What occurred to me when people were making the argument that the light sentence in the Turner case sent a message about how much we valued the victims of sexual violence was that I had no real idea of what the standard sentence for rape was. It turns out that I vastly overestimated it - mainly because of the effect that I noted above. I’m accustomed to hearing about men being exonerated while serving long sentences - but it turns out that, for example, some of the members of the Central Park Five had already served more than the average sentence for rape cases before being exonerated.

So if we’re only hearing about the outliers - the cases where the outrage mill has ginned up in its never-ending search for attention - how will we ever understand what our broader social norms are, let alone what we intend them to be? If the cases in which there are no disparities, where justice truly is blind and the system works never make the headlines, who other than lawyers and legal junkies will ever know about them? In this, I think that all of us are flying blind. The legal system’s effectiveness as a deterrent is undermined by a lack of understanding of what punishments fit what crimes, and people are unwilling to trust it, because it only enters the picture when something goes wrong with it.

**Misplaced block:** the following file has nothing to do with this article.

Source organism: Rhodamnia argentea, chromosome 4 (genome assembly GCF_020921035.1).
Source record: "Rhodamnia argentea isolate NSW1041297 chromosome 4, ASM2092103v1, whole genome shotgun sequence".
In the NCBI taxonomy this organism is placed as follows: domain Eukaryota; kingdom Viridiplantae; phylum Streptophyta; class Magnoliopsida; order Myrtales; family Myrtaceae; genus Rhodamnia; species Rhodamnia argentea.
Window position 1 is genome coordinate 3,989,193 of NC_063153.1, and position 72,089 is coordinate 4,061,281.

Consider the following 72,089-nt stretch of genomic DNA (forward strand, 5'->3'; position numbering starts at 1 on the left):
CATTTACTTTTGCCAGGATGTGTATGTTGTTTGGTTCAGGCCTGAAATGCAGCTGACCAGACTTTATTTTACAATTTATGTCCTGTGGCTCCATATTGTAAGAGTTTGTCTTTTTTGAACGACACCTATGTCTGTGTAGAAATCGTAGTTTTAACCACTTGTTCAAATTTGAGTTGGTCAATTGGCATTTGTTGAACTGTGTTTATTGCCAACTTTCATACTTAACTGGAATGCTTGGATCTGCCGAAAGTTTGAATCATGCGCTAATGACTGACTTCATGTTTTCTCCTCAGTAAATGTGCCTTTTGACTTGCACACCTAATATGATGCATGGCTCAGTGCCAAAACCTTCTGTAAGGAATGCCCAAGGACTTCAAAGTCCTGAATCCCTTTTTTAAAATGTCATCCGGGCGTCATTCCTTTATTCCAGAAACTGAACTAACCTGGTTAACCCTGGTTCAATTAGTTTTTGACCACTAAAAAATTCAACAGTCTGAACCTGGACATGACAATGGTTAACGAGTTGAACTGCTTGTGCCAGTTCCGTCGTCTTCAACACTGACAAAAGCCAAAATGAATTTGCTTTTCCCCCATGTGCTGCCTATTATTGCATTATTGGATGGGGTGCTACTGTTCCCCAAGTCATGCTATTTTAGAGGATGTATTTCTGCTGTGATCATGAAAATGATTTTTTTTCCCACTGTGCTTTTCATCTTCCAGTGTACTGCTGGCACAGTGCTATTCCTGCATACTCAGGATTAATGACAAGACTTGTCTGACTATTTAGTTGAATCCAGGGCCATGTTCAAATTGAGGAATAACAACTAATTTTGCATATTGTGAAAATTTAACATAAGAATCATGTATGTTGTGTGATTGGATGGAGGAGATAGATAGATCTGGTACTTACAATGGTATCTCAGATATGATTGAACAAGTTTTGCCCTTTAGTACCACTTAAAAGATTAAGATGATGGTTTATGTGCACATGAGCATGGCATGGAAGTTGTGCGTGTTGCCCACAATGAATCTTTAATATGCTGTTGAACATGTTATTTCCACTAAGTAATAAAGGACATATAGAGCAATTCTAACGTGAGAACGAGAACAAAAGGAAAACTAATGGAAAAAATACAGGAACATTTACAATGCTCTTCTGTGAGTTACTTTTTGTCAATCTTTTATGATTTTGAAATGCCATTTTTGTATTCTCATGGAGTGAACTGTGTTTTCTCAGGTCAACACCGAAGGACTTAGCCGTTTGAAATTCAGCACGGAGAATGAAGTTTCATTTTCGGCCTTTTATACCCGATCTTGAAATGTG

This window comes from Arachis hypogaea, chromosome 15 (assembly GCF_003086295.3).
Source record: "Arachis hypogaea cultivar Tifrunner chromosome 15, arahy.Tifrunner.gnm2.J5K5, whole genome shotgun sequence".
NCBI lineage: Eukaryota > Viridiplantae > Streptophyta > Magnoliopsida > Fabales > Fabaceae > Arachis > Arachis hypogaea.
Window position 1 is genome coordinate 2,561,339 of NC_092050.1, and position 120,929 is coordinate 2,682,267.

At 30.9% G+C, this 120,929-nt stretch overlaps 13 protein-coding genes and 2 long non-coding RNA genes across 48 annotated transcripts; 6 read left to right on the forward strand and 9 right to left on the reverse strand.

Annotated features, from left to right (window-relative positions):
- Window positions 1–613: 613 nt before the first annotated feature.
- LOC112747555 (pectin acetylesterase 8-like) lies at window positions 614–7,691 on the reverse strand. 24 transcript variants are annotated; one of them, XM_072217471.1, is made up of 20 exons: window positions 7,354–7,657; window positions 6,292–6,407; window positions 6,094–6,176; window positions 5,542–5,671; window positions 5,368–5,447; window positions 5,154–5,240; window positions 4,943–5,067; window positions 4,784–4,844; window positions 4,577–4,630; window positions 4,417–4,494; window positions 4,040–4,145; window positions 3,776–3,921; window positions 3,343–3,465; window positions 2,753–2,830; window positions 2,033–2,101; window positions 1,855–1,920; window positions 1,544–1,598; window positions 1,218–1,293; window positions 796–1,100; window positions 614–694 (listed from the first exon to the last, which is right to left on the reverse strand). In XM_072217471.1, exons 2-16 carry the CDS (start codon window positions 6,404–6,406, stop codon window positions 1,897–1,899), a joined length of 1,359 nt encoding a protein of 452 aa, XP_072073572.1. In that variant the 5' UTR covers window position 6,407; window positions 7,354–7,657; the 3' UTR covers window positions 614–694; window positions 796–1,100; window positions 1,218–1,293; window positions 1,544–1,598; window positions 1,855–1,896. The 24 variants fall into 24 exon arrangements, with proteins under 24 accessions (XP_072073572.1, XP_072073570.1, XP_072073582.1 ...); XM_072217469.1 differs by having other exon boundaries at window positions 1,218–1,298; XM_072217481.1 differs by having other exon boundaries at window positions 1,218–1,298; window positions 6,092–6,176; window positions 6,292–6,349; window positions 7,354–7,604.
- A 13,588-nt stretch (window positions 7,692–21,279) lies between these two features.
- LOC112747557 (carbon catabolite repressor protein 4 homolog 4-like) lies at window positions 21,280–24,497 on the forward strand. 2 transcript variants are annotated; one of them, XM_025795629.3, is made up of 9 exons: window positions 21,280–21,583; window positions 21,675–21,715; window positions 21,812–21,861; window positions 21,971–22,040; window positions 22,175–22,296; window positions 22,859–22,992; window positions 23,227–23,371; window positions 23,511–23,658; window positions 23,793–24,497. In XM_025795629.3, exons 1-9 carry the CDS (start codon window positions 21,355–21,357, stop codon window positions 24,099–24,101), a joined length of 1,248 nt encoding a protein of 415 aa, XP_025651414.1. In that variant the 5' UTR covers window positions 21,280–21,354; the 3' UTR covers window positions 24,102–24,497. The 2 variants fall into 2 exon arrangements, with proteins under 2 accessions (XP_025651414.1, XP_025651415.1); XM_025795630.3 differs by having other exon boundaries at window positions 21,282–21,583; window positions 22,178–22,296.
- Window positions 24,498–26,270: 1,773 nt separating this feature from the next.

Saturday, June 11, 2016

Not Unanticipated

“And [Congress] certainly didn’t anticipate that manufacturers would utilize the [Digital Millennium Copyright Act] to kill competition, stop software tinkering, chill research, and prohibit ‘unauthorized’ repairs.”